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GIS in Connecticut Education and Training Working Group.

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Presentation on theme: "GIS in Connecticut Education and Training Working Group."— Presentation transcript:

1 GIS in Connecticut Education and Training Working Group

2 Developed by the Education and Training Working Group of the Connecticut Geospatial Information Council a computer-based information system to: A Working Definition capture,manage,update,analyze, display, and output spatial data and information to be used in a decision making context A GIS is……

3 Developed by the Education and Training Working Group of the Connecticut Geospatial Information Council Why GIS? Towns locate information in different departments that all relate to the same location. Regional Planning Organizations coordinate services between towns. State Agencies develop special applications help residents get information on state programs. Academia bolster research with better tools to analyze data. Utilities deliver services more efficiently by getting rid of tasks once performed by hand. Businesses use for location of new stores, offices, and products.

4 Developed by the Education and Training Working Group of the Connecticut Geospatial Information Council Geography Brings Data Together Multiple Data Layers Geographically Referenced Common Coordinate System Provides basis for: Data Integration Systematic Analysis Customized Maps

5 Developed by the Education and Training Working Group of the Connecticut Geospatial Information Council GIS Integrates Data & Applications Information from many town offices is brought together Human Services Town Clerk Senior Center Parks & Recreation Town Manager Finance Health Building Police Engineering Assessor Planning Public Works Fire Department

6 Developed by the Education and Training Working Group of the Connecticut Geospatial Information Council GIS - More than the Sum of its Parts HardwareSoftware Data People Applications GIS

7 Developed by the Education and Training Working Group of the Connecticut Geospatial Information Council A GIS Manages Two Types of Data Attribute Data (what) information that defines and describes each feature Spatial Data (where) cartographic features points, lines & polygons

8 Developed by the Education and Training Working Group of the Connecticut Geospatial Information Council Visualizations - Layer Control

9 Developed by the Education and Training Working Group of the Connecticut Geospatial Information Council Different Ways to View Data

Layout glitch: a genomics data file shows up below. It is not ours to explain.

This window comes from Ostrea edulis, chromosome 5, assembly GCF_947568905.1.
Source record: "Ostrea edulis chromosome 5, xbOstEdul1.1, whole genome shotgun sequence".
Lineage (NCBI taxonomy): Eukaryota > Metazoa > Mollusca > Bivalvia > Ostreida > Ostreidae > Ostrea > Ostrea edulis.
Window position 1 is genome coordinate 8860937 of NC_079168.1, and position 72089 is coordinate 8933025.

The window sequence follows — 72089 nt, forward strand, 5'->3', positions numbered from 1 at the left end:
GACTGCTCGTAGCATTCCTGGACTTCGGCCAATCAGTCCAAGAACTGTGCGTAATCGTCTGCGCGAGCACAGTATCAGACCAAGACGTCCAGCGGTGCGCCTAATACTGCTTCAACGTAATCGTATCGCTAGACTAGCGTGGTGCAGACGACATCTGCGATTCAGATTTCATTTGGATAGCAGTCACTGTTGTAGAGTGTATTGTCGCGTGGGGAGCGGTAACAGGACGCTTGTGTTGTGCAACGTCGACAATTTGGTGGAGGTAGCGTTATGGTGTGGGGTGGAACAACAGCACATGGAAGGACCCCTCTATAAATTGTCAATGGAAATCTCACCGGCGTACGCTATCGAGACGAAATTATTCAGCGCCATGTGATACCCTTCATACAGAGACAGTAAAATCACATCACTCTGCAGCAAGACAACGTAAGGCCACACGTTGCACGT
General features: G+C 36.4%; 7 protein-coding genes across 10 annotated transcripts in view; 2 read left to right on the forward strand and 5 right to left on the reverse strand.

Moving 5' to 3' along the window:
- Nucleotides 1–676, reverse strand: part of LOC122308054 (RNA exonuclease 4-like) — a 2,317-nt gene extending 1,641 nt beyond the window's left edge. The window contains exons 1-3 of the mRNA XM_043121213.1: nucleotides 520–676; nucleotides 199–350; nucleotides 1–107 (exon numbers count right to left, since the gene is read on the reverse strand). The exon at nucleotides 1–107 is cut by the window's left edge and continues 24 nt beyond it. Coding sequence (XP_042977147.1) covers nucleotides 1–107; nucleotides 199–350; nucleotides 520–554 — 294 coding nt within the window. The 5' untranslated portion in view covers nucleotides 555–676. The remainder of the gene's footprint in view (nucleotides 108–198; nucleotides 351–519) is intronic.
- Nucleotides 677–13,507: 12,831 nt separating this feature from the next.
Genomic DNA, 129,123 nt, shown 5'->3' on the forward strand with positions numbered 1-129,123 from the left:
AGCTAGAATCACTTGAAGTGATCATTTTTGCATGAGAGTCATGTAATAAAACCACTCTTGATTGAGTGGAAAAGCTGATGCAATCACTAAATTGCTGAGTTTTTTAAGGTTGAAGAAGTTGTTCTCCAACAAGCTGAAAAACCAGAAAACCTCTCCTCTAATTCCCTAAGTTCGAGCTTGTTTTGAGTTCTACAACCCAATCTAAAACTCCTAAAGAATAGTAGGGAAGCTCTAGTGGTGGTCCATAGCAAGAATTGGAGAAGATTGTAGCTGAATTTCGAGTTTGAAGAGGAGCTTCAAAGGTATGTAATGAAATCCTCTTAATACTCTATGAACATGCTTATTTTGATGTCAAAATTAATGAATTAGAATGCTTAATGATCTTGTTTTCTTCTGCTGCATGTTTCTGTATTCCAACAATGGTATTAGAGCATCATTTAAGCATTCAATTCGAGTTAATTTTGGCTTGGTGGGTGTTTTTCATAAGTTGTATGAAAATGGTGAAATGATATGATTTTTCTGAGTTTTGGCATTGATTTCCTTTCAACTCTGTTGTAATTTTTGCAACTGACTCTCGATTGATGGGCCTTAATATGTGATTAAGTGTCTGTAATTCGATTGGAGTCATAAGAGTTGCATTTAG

10 Developed by the Education and Training Working Group of the Connecticut Geospatial Information Council Answers to Simple Questions ? ? Visualize spatial relationships Answer questions about what “it” is Answer questions about where things are Ad hoc queries are one of the most important and basic of all GIS functions

11 Developed by the Education and Training Working Group of the Connecticut Geospatial Information Council That were sold in the past 3 years For more than $200,000 Queries - Class of Features Select all parcels in a subdivision

12 Developed by the Education and Training Working Group of the Connecticut Geospatial Information Council Perform Spatial Analyses Find Buildings Within 250’ of streams

13 Developed by the Education and Training Working Group of the Connecticut Geospatial Information Council GIS Applications – a Short List Track Disease Incidence Emergency response Asset management School redistricting Law enforcement Open space planning Demographics and predictive modeling Access to health services Locate Fuel Stations and Track prices Homeland security Transportation planning Site suitability / selection Build-out analysis Detect Food Stamp Fraud Plans of C & D Map design & production Watershed protection Permit review E-911 Farmland protection Aquifer protection Archaeological research Economic development

14 Developed by the Education and Training Working Group of the Connecticut Geospatial Information Council State Agency Applications Environmental Reviews at CONNDOT Middletown Area Bridge Crossing Study Natural Diversity Reviews for Route 5 in Wallingford

15 Developed by the Education and Training Working Group of the Connecticut Geospatial Information Council RPO Applications “A greenway takes shape where there is open space and available land. With GIS, we can visualize the regional land patterns across town lines to form those greenways” GIS Coordinator, CRERPA “A greenway takes shape where there is open space and available land. With GIS, we can visualize the regional land patterns across town lines to form those greenways” GIS Coordinator, CRERPA